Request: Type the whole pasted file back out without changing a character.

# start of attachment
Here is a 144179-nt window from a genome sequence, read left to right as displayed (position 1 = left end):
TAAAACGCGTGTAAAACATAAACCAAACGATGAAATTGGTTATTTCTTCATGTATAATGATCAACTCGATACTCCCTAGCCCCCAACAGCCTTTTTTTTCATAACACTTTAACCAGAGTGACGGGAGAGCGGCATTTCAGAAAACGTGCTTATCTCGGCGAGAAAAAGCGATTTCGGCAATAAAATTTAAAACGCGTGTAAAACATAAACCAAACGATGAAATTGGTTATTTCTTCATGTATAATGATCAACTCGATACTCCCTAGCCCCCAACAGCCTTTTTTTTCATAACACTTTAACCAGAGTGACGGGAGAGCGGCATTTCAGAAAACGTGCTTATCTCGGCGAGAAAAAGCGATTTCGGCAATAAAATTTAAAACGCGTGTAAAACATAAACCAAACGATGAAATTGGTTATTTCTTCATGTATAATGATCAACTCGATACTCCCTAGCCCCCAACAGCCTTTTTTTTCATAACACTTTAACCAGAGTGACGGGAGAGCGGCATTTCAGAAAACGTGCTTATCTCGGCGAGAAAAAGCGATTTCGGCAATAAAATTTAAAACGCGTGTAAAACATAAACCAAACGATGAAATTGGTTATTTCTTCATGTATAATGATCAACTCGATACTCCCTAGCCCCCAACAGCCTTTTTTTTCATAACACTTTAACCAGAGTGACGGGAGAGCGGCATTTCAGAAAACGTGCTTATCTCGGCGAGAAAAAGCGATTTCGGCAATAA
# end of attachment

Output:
Here is a 144179-nt window from a genome sequence, read left to right as displayed (position 1 = left end):
TAAAACGCGTGTAAAACATAAACCAAACGATGAAATTGGTTATTTCTTCATGTATAATGATCAACTCGATACTCCCTAGCCCCCAACAGCCTTTTTTTTCATAACACTTTAACCAGAGTGACGGGAGAGCGGCATTTCAGAAAACGTGCTTATCTCGGCGAGAAAAAGCGATTTCGGCAATAAAATTTAAAACGCGTGTAAAACATAAACCAAACGATGAAATTGGTTATTTCTTCATGTATAATGATCAACTCGATACTCCCTAGCCCCCAACAGCCTTTTTTTTCATAACACTTTAACCAGAGTGACGGGAGAGCGGCATTTCAGAAAACGTGCTTATCTCGGCGAGAAAAAGCGATTTCGGCAATAAAATTTAAAACGCGTGTAAAACATAAACCAAACGATGAAATTGGTTATTTCTTCATGTATAATGATCAACTCGATACTCCCTAGCCCCCAACAGCCTTTTTTTTCATAACACTTTAACCAGAGTGACGGGAGAGCGGCATTTCAGAAAACGTGCTTATCTCGGCGAGAAAAAGCGATTTCGGCAATAAAATTTAAAACGCGTGTAAAACATAAACCAAACGATGAAATTGGTTATTTCTTCATGTATAATGATCAACTCGATACTCCCTAGCCCCCAACAGCCTTTTTTTTCATAACACTTTAACCAGAGTGACGGGAGAGCGGCATTTCAGAAAACGTGCTTATCTCGGCGAGAAAAAGCGATTTCGGCAATAA